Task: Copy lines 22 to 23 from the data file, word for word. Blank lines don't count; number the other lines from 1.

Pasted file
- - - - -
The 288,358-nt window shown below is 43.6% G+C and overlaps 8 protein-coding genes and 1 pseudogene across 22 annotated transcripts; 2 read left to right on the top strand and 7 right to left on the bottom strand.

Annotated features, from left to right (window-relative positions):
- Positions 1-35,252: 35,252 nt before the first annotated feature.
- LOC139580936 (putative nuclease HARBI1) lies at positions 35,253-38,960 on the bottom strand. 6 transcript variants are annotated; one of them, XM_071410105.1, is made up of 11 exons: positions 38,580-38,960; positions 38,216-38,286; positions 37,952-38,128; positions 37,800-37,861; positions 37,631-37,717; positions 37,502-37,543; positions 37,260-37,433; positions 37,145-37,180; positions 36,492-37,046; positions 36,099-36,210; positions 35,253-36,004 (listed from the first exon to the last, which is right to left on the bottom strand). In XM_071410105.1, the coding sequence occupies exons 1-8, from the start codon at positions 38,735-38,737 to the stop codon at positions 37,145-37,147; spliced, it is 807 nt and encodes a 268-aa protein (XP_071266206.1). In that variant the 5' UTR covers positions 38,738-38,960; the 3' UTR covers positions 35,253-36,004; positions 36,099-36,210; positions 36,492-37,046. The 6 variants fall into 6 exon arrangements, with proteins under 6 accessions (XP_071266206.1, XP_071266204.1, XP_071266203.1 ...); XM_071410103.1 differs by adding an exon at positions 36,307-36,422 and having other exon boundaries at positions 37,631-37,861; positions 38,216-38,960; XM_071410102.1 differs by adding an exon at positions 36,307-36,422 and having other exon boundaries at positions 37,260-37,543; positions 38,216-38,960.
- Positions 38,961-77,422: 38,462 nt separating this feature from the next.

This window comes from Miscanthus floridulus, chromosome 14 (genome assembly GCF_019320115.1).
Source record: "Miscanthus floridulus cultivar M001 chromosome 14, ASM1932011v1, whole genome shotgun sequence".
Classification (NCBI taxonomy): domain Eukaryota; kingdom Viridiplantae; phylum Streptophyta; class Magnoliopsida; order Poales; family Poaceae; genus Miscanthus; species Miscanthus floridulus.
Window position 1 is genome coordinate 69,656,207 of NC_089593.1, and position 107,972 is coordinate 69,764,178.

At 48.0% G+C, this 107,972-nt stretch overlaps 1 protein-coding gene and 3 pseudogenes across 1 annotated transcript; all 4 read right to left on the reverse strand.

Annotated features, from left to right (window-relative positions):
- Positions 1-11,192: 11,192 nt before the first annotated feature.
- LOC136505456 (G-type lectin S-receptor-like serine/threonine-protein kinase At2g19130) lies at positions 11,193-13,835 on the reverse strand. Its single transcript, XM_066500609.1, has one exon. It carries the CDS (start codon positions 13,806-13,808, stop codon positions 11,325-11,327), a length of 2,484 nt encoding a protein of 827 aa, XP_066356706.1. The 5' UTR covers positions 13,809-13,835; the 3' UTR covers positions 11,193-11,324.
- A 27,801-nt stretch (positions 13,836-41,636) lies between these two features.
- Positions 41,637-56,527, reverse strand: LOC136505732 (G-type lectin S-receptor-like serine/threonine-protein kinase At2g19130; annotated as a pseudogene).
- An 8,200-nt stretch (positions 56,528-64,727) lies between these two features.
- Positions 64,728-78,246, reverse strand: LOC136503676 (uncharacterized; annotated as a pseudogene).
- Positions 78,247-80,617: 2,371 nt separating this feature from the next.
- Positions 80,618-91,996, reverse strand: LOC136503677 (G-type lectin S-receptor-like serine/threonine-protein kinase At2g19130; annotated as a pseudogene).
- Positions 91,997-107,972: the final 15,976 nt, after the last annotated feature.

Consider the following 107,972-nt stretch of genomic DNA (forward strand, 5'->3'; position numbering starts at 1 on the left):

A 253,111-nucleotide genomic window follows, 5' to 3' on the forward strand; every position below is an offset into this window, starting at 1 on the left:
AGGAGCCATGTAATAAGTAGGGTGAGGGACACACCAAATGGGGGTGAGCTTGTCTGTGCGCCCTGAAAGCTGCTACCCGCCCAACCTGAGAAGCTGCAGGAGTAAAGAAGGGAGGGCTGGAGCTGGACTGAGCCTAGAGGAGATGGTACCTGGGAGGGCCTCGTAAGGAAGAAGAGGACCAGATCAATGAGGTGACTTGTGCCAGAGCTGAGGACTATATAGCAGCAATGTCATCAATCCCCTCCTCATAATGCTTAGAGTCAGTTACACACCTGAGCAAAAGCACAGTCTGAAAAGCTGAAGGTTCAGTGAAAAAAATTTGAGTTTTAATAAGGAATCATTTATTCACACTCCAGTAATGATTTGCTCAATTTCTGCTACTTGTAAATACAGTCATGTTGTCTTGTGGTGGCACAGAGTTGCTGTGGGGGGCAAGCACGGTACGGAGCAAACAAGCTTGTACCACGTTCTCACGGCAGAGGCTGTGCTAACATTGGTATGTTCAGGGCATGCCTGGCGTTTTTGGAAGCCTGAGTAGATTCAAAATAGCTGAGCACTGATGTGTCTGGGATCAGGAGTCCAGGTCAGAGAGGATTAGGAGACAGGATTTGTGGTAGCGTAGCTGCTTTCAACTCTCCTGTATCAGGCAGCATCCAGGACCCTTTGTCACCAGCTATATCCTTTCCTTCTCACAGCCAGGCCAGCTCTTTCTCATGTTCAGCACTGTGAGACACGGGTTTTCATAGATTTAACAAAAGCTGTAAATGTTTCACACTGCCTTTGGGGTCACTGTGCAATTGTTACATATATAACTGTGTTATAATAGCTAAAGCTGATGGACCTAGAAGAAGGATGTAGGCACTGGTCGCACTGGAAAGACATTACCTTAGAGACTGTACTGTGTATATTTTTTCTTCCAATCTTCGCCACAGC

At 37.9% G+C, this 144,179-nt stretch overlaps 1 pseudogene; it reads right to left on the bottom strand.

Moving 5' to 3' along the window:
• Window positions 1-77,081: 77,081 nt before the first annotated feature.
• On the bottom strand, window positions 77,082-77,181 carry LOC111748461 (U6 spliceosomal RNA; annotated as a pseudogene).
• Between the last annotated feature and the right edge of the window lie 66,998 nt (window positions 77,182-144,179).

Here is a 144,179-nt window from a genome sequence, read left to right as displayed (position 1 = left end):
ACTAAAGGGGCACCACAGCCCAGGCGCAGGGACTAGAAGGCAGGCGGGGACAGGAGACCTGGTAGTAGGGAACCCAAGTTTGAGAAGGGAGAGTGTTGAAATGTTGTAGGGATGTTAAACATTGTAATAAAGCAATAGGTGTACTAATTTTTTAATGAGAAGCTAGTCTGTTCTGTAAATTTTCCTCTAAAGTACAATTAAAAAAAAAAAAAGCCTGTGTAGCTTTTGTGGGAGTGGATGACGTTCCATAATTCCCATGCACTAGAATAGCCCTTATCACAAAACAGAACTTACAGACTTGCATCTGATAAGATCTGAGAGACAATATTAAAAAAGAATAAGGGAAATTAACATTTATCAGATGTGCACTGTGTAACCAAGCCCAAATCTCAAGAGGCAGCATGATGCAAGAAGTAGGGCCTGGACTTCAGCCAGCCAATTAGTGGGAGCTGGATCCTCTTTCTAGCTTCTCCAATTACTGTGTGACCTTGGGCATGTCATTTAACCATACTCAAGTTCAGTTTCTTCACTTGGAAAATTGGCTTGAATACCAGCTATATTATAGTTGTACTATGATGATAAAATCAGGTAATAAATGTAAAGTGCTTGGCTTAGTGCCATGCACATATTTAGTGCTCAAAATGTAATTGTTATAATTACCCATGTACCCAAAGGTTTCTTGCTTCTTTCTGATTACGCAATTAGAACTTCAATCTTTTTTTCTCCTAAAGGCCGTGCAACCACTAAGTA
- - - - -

A 253,111-nucleotide genomic window follows, 5' to 3' on the forward strand; every position below is an offset into this window, starting at 1 on the left:
AGGAGCCATGTAATAAGTAGGGTGAGGGACACACCAAATGGGGGTGAGCTTGTCTGTGCGCCCTGAAAGCTGCTACCCGCCCAACCTGAGAAGCTGCAGGAGTAAAGAAGGGAGGGCTGGAGCTGGACTGAGCCTAGAGGAGATGGTACCTGGGAGGGCCTCGTAAGGAAGAAGAGGACCAGATCAATGAGGTGACTTGTGCCAGAGCTGAGGACTATATAGCAGCAATGTCATCAATCCCCTCCTCATAATGCTTAGAGTCAGTTACACACCTGAGCAAAAGCACAGTCTGAAAAGCTGAAGGTTCAGTGAAAAAAATTTGAGTTTTAATAAGGAATCATTTATTCACACTCCAGTAATGATTTGCTCAATTTCTGCTACTTGTAAATACAGTCATGTTGTCTTGTGGTGGCACAGAGTTGCTGTGGGGGGCAAGCACGGTACGGAGCAAACAAGCTTGTACCACGTTCTCACGGCAGAGGCTGTGCTAACATTGGTATGTTCAGGGCATGCCTGGCGTTTTTGGAAGCCTGAGTAGATTCAAAATAGCTGAGCACTGATGTGTCTGGGATCAGGAGTCCAGGTCAGAGAGGATTAGGAGACAGGATTTGTGGTAGCGTAGCTGCTTTCAACTCTCCTGTATCAGGCAGCATCCAGGACCCTTTGTCACCAGCTATATCCTTTCCTTCTCACAGCCAGGCCAGCTCTTTCTCATGTTCAGCACTGTGAGACACGGGTTTTCATAGATTTAACAAAAGCTGTAAATGTTTCACACTGCCTTTGGGGTCACTGTGCAATTGTTACATATATAACTGTGTTATAATAGCTAAAGCTGATGGACCTAGAAGAAGGATGTAGGCACTGGTCGCACTGGAAAGACATTACCTTAGAGACTGTACTGTGTATATTTTTTCTTCCAATCTTCGCCACAGC